Force traffic over specific NIC on Server with 2 NICS on same subnets

Posted on 2004-08-24
Last Modified: 2008-01-16
I have a Win2000 Advanced server that has 2 NICs.  I want the first NIC to respond to WWW traffic and the 2nd NIC to send/receive traffic through our firewall to our database server.  The 2 IP address are on the same subnet but I want to only open one hole in the firewall and that will be for the database NIC.  

It appears that my configuration works if the Database NIC gets enabled first (ie Disable then enable the WWW NIC).  However, if I reboot the server the NICs get enabled in random order and the databse traffic will sometimes default to the WWW NIC.  If I manually disable/enable the WWW NIC the database traffic will switch to the DB NIC and things are fine.  I want a reboot to be configured automaticaly 100% of the time.  Things I have tried are:

1. Physically move the NICs on the motherboard hoping one always gets enabled first. (doesn't happen)
2. Add a static persistent route to the database IP using the "Interface" option.  The static route works, but after a reboot, but the "Interface" part of the static route command does not.
3. Add a service that runs a batch file that in turn runs the route command.  I hold promise for this, but it didn't work the first time I tried it.  
4. Changed the binding order and made the Database NIC the first NIC listed. (didn't seem to make a difference)

Any other suggestions would be greatly appreciated.
Question by:spillanepp
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Expert Comment

ID: 11887349
On the Public IP NIC go to the properties for the adapter and under the Advanced Tab of the TCP/IP uncheck the Automatic Metric and assign it a number 2.  Then do the same to the Internal NIC assigning it a 1.  This will give the Databse NIC first assignment.

If not already static you should make them static
LVL 11

Expert Comment

ID: 11888326
Putting two NICs on the same network, IF IT WORKS AT ALL, tells everybody that you *don't care* which one handles the traffic.  (It's not guaranteed to work at all....)

If you want to route traffic differently over two NICs, their addressing has to reflect that difference.  If the second NIC is for a private back channel to the database server, put it on a private subnet and address the database server via an address that takes that route.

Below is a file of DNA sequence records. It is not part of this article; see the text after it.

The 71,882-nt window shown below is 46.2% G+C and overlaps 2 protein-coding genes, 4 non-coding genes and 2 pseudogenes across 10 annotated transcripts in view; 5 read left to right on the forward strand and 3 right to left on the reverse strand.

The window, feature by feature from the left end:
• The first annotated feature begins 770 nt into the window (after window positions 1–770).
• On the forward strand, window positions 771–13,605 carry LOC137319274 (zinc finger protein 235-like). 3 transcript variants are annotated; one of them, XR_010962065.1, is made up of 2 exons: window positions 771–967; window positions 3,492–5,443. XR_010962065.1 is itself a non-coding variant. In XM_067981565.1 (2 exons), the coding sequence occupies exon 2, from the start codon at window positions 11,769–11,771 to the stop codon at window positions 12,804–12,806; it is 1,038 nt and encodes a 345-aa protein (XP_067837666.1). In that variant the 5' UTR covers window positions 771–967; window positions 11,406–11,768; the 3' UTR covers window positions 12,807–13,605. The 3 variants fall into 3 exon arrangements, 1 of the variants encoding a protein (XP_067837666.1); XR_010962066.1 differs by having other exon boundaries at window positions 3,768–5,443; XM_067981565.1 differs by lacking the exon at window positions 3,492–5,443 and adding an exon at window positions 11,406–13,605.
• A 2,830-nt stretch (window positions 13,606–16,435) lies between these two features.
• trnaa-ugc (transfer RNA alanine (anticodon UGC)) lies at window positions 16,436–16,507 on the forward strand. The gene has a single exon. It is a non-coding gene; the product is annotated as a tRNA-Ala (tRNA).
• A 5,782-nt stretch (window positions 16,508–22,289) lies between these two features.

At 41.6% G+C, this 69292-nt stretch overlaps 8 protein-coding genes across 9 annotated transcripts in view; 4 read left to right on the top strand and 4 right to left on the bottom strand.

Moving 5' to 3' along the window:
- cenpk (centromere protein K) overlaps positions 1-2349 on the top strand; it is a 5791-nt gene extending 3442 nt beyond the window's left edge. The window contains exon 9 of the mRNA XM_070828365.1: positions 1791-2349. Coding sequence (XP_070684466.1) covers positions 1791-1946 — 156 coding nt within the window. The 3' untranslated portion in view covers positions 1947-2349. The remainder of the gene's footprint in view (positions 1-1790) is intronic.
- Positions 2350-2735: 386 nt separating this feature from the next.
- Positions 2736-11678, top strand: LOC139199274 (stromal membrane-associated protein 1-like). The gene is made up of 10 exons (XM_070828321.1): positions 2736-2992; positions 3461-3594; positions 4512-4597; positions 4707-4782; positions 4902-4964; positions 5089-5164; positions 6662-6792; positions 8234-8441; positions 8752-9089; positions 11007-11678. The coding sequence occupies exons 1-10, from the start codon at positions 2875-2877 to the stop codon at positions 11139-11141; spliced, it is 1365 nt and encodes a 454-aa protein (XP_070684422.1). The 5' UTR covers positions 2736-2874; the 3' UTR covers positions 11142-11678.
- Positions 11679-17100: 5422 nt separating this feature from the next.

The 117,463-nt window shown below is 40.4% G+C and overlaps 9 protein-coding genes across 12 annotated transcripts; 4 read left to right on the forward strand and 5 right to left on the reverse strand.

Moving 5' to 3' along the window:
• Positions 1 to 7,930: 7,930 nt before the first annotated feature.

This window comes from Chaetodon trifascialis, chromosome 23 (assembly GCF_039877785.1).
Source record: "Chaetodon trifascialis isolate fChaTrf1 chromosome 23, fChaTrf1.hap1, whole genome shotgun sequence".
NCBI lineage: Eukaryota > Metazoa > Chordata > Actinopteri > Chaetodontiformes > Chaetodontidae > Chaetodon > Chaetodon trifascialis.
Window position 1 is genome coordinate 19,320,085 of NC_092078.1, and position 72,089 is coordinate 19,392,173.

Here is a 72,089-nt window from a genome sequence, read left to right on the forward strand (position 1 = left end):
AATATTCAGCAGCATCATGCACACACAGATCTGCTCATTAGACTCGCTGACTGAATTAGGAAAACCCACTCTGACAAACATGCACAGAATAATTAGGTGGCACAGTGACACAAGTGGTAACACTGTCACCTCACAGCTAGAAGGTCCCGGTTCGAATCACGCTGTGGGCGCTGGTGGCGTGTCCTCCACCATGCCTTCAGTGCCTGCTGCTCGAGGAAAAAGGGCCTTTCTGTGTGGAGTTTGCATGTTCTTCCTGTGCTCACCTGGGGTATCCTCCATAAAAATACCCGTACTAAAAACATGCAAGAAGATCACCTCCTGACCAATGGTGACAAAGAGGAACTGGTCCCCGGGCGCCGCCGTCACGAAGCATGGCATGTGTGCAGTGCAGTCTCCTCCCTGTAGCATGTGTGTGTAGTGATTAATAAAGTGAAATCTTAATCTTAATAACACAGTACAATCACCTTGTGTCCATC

LVL 16

Expert Comment

ID: 11889053
>If the second NIC is for a private back channel to the database server, put it on a private subnet and address the database
>server via an address that takes that route

I concur.

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Author Comment

ID: 11917475
I really thought that acsservice's suggestion was going to work, but it actually didn't, so I went with the static route option and had it run with the autoexnt service at bootup.  Once I added the AutoExNT service I had to make sure that it was dependent on TCP/IP by modifying the registry and adding the DependOnService value.  At least it is working now.
LVL 16

Expert Comment

ID: 11924743
I object - I think PennGwyn's solution was much cleaner, and the "right" way to accomplish the solution - IMO, the author has implemented some bizarrre workaround because s/he is afraid to adjust the networking config in some small way (other than local static routes).

I'm also hoping the author can clarify this:

>so I went with the static route option and had it run with the autoexnt service at bootup

I'd be interested to know how a static route solved this, and why it apparently works now, when the author listed it as number 3 in a list of things that *didn't* work.

I'm also not convinced this solution will work outside a narrow set of conditions, while PennGywn's solution will work on *any* OS that supports IP.

EE Networking PE


Author Comment

ID: 11962854
While I agree that PennGywn's solution would work, it was not an option for me because of security concerns.  If I use the private subnet that the database server is on for one of the NICs then I have a server with a private and a public IP address that would be bypassing the firewall completely.  Personally I believe this comprimises security which I was not willing to do.  Reconfiguring the network with an additional subnet is really not an option because I was looking for a server based solution that didn't include making changes to the network infrastructure.  

I will also say that manually adding a static route always worked as stated in #2 of my question.  The problem I initally had was how to get the static route to run as a service.  Getting this to work solved my problem.  The reason it didn't work at the time of my first writing was because I  needed to manually add the DependOnService value to the HKLM\System\CurrentControlSet\ServicesAutoExNT registry key and then add TCPIP as a multi-string.  This forces TCPIP to start before running the route command.  Ideally I could have just added a persistent route, but in Windows 2000 the interface information is not retained in the registry.

To clarify how I got the route command to run I used the Technet article:
and put the following command into the autoexnt.bat file
Route add <database ip> mask <gateway ip> IF 0x1000003

I will also agree with you Jon that it may not work outside of the scope of this scenario (i.e. another OS), but I can tell you that it works on the two Windows 2000 servers that I tried it on (different hardware).  

Accepted Solution

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ID: 11983500
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